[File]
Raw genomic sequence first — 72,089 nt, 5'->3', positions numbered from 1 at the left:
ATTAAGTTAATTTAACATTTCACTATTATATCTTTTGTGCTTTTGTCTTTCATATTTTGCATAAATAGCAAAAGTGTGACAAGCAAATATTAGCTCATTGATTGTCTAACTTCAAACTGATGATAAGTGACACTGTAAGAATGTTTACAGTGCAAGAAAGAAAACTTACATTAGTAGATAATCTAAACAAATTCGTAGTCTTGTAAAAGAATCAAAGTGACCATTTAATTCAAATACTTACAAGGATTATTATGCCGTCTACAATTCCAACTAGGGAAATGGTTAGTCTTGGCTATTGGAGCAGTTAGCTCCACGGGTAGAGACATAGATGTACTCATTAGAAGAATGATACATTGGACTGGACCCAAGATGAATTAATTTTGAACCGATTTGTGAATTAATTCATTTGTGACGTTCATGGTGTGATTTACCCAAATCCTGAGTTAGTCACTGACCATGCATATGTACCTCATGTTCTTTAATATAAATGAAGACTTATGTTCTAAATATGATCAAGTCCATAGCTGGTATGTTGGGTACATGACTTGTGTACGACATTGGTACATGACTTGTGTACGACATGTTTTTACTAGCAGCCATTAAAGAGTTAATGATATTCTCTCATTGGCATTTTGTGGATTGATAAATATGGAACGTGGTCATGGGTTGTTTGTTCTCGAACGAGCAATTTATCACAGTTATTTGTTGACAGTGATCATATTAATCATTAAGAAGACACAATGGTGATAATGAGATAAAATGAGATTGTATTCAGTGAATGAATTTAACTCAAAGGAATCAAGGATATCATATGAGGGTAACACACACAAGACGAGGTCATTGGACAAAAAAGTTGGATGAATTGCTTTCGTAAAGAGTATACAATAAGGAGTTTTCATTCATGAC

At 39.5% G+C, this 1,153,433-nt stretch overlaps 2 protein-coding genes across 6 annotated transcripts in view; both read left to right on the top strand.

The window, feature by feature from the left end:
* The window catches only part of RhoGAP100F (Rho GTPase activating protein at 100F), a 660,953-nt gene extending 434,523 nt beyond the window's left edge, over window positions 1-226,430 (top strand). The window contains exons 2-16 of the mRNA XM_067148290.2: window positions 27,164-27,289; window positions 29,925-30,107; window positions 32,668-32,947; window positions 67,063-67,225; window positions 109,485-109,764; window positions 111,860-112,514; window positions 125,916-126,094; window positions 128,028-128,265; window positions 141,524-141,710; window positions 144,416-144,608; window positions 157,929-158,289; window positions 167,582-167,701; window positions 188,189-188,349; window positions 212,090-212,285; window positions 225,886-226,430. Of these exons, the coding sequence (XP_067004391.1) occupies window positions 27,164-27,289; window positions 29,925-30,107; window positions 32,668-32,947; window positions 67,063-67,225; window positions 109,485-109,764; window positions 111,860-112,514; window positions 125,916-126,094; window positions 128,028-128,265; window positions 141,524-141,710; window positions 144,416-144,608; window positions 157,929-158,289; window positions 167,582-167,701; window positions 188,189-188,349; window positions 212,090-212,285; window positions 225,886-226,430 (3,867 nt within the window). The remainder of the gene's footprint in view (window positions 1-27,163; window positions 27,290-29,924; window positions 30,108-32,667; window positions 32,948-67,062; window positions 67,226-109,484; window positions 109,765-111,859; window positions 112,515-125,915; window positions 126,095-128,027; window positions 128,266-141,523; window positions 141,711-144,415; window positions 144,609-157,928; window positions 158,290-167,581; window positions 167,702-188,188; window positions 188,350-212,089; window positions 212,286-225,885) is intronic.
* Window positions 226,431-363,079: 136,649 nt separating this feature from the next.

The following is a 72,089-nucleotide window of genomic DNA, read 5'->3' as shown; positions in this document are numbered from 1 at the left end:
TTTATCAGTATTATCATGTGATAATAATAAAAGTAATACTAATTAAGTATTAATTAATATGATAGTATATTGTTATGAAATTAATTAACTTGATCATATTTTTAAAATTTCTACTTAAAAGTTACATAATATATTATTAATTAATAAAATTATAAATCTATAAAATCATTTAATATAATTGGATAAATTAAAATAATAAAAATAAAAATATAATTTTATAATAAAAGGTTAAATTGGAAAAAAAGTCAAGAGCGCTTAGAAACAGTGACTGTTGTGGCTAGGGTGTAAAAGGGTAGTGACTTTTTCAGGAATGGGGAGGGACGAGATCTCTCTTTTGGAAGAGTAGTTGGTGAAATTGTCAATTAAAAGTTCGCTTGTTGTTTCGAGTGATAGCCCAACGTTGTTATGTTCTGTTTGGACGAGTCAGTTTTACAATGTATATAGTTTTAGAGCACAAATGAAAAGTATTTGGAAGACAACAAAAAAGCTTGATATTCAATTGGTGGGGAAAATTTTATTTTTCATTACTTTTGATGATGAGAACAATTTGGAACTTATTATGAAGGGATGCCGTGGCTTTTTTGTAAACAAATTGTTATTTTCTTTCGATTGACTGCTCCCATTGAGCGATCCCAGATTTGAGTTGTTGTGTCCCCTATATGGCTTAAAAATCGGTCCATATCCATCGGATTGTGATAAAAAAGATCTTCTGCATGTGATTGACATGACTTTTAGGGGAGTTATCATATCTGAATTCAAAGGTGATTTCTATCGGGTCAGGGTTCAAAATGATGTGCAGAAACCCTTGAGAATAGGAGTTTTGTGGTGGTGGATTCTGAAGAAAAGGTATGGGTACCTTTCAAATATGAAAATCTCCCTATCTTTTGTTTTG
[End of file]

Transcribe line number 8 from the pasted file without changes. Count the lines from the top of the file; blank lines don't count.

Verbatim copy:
TTTATCAGTATTATCATGTGATAATAATAAAAGTAATACTAATTAAGTATTAATTAATATGATAGTATATTGTTATGAAATTAATTAACTTGATCATATTTTTAAAATTTCTACTTAAAAGTTACATAATATATTATTAATTAATAAAATTATAAATCTATAAAATCATTTAATATAATTGGATAAATTAAAATAATAAAAATAAAAATATAATTTTATAATAAAAGGTTAAATTGGAAAAAAAGTCAAGAGCGCTTAGAAACAGTGACTGTTGTGGCTAGGGTGTAAAAGGGTAGTGACTTTTTCAGGAATGGGGAGGGACGAGATCTCTCTTTTGGAAGAGTAGTTGGTGAAATTGTCAATTAAAAGTTCGCTTGTTGTTTCGAGTGATAGCCCAACGTTGTTATGTTCTGTTTGGACGAGTCAGTTTTACAATGTATATAGTTTTAGAGCACAAATGAAAAGTATTTGGAAGACAACAAAAAAGCTTGATATTCAATTGGTGGGGAAAATTTTATTTTTCATTACTTTTGATGATGAGAACAATTTGGAACTTATTATGAAGGGATGCCGTGGCTTTTTTGTAAACAAATTGTTATTTTCTTTCGATTGACTGCTCCCATTGAGCGATCCCAGATTTGAGTTGTTGTGTCCCCTATATGGCTTAAAAATCGGTCCATATCCATCGGATTGTGATAAAAAAGATCTTCTGCATGTGATTGACATGACTTTTAGGGGAGTTATCATATCTGAATTCAAAGGTGATTTCTATCGGGTCAGGGTTCAAAATGATGTGCAGAAACCCTTGAGAATAGGAGTTTTGTGGTGGTGGATTCTGAAGAAAAGGTATGGGTACCTTTCAAATATGAAAATCTCCCTATCTTTTGTTTTG